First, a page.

Thu 11 Nov 2004
Filed under: Inside Burma,News
Yangon: Myanmar’s military regime has launched a crackdown against owners of an estimated 30,000 smuggled luxury cars as part of its power struggle against the former allies of ex-premier General Khin Nyunt.
The junta has started to impound all “unlicenced” motor vehicles signalling an end to a lucrative cross-border racket worth millions of dollars believed to involve members of the regime’s once powerful military intelligence faction.
Analysts believe more than 30,000 luxury cars and 4x4s found their way into the country from Thailand and China and past border security posts manned by intelligence officials.
The group, which had wide-ranging powers, was headed by Khin Nyunt until he was sacked for corruption by the head of the junta Senior General Than Shwe on October 19.
The military, which has run the country since 1962, has since swiftly moved against the widespread business interests of intelligence officers, who represented a rival faction in the leadership.
It includes a crackdown on the smuggling and sale of unregistered cars that can be bought and sold at prices less than a fifth of the going price of legally registered ones.
Half of them ended up in the ancient city of Mandalay, 500 miles north of the capital Yangon where 15,000 smuggled cars replaced registered ones, according to a long-time Mandalay resident.
In the city a nearly new four-wheel drive Toyota can change hands for 8.5 million kyat (8,950 US dollars according to unofficial street rates), less than the cheapest car in the capital.
“Over the last four years Mandalay came to be known as the ‘City of Without(s)’ the resident told AFP, explaining that ‘without’ was car dealer jargon for unlicenced vehicles.
“Nowhere else can you own a luxurious late model car at the price of a cheap car in Yangon,” he said.
But a surprise police crackdown on unregistered vehicles at midnight on October 31 had changed all that, he said.
“We were given a week to surrender all un-licenced vehicles under the threat of stiff jail-terms,” a hotel manager, who also buys and sells cars, from the area told AFP.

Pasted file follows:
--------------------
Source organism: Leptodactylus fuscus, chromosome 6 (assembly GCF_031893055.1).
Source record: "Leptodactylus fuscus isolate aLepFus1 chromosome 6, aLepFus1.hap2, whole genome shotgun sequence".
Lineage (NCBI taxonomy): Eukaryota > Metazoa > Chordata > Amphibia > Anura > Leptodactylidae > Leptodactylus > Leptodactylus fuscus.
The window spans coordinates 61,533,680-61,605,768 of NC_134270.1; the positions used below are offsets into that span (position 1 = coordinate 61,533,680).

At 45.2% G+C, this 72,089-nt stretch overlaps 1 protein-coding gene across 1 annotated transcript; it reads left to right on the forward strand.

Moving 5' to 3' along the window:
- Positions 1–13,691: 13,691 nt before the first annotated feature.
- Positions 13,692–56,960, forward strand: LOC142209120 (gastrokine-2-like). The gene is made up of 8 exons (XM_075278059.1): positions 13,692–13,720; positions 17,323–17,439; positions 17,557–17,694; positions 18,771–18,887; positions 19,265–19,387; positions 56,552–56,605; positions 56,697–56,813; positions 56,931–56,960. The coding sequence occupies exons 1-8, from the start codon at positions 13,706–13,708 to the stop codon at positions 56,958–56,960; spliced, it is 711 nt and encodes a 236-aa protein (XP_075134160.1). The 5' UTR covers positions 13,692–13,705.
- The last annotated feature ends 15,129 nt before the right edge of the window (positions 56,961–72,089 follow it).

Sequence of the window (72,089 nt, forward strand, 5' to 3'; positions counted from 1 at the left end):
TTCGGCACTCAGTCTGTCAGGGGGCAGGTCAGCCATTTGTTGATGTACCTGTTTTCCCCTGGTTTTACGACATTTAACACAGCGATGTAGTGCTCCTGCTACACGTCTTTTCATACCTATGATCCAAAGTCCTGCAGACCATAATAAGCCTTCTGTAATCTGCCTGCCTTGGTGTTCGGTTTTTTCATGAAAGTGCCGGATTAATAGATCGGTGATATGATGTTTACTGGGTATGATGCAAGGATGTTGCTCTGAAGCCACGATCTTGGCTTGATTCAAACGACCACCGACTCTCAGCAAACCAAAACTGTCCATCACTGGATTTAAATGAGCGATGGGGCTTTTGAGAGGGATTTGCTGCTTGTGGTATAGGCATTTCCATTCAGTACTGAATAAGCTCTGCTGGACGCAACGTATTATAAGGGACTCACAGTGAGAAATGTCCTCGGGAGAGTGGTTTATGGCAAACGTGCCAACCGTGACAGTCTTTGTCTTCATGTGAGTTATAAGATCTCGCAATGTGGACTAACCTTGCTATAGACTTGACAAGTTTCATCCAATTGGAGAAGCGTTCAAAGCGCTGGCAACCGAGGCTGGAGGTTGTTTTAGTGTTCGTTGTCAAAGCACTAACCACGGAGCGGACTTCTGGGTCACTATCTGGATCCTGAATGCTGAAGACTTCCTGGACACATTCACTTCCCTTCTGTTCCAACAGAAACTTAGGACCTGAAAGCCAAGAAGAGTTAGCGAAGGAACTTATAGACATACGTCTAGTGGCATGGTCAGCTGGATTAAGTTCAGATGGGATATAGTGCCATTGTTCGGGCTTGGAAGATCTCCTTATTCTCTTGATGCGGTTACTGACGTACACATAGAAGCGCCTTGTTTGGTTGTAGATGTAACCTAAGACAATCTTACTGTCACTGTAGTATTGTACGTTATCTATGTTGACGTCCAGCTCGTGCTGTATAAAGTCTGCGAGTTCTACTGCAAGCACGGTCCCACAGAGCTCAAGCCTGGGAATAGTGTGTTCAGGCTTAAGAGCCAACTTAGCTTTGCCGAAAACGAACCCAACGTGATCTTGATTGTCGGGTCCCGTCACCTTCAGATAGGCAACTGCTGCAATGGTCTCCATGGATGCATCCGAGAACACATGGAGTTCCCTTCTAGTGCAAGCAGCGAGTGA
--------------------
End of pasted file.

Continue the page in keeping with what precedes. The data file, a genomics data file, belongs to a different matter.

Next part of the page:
According to him, some owners caught with more than one unregistered vehicle dismantled the cars piece by piece leaving just an empty shell to be seized.
Others sold them off to opportunistic spare-part dealers who picked up the cars at rock-bottom prices to be resold as spares.
One of the earliest victims of the crackdown was a business partner of Dr. Ye Naing Win, the son of deposed premier Khin Nyunt, who ran a lubricant shop in the ancient city, the man said.
“Not only were six of his late model 4x4s confiscated but he has been arrested for his well-known connection to Ye Naing Win,” he added.
“Other owners, unwilling to give up their vehicles, simply drove them inside the nearest Buddhist monastry hoping to retrieve them later when the dust had settled.”
The government this week urged owners to surrender their cars as quickly as possible, and said those that handed them over would not be prosecuted, an official spokesman said.
“As the Government will not take action or interrogate any owners of un-licenced cars, the best and the most appropriate way is to officially hand over the illegal cars to the nearest police station,” police director-general Brigadier Khin Yi said Tuesday.
Meanwhile, Yangon’s car dealers and brokers said the trade in far more expensive registered cars in the capital had picked up dramatically with prices sky-rocketing at least for the moment.
“We’re making a killing and hope this will keep on for some time to come,” a young broker enthused.